On the Margins of History - Lecture 3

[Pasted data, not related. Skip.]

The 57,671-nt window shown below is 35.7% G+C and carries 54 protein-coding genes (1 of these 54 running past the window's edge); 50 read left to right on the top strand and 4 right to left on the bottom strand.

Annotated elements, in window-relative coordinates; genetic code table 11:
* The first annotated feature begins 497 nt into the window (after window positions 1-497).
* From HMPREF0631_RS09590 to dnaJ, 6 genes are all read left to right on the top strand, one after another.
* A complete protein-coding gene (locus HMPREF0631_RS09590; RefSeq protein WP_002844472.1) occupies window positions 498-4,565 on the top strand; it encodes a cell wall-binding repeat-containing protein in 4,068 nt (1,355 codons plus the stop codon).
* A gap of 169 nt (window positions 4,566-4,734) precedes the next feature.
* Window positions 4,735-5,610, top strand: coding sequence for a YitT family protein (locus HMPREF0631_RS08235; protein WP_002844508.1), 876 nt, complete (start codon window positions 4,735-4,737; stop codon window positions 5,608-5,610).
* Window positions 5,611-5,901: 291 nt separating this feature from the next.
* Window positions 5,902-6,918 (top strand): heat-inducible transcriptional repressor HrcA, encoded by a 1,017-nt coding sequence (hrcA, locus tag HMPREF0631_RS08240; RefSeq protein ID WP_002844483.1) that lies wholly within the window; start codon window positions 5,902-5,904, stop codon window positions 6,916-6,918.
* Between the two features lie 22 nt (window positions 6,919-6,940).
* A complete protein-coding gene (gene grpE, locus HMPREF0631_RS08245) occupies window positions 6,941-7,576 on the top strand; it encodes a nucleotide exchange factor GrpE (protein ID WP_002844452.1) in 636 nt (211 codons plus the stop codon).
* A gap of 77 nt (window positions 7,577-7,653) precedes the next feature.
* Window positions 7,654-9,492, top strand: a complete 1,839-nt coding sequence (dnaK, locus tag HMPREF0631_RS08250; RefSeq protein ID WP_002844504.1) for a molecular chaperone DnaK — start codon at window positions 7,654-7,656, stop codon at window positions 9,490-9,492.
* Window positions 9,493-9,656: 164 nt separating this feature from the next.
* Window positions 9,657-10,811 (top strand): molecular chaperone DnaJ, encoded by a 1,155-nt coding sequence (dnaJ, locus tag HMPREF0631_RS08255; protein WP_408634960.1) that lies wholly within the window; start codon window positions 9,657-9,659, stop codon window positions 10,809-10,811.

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Painting a bigger picture : Women Artists An ability to paint pretty watercolours was seen as a sign of refinement and valued on the marriage market. Selling your art was an anathema. Louise Vigée Lebrun was an amazing survivor who in many ways owed her international celebrity to the French Revolution. She was patronised by Marie Antoinette for over six years and so had to flee to Italy and the Netherlands where she became the most renowned portrait painter of her day, extending her fame to the courts of Russia and England. Berthe Morisot and her sister Edma were talented artists, from an upper middle class Parisian family. Edma chose marriage over art and sank into depression while Berthe exhibited at the Salon and was central to the Impressionist group. She was fortunate to marry Edouard Manet’s brother who spent his life supporting her art. Suzanne Valadon who appears in portraits by Degas, Renoir and Toulouse Lautrec was long thought of as just a model, circus performer and disfunctional mother of the Montmartre artist Utrillo. In fact she was an innovative artist best known for her candid female nudes which shocked polite society.

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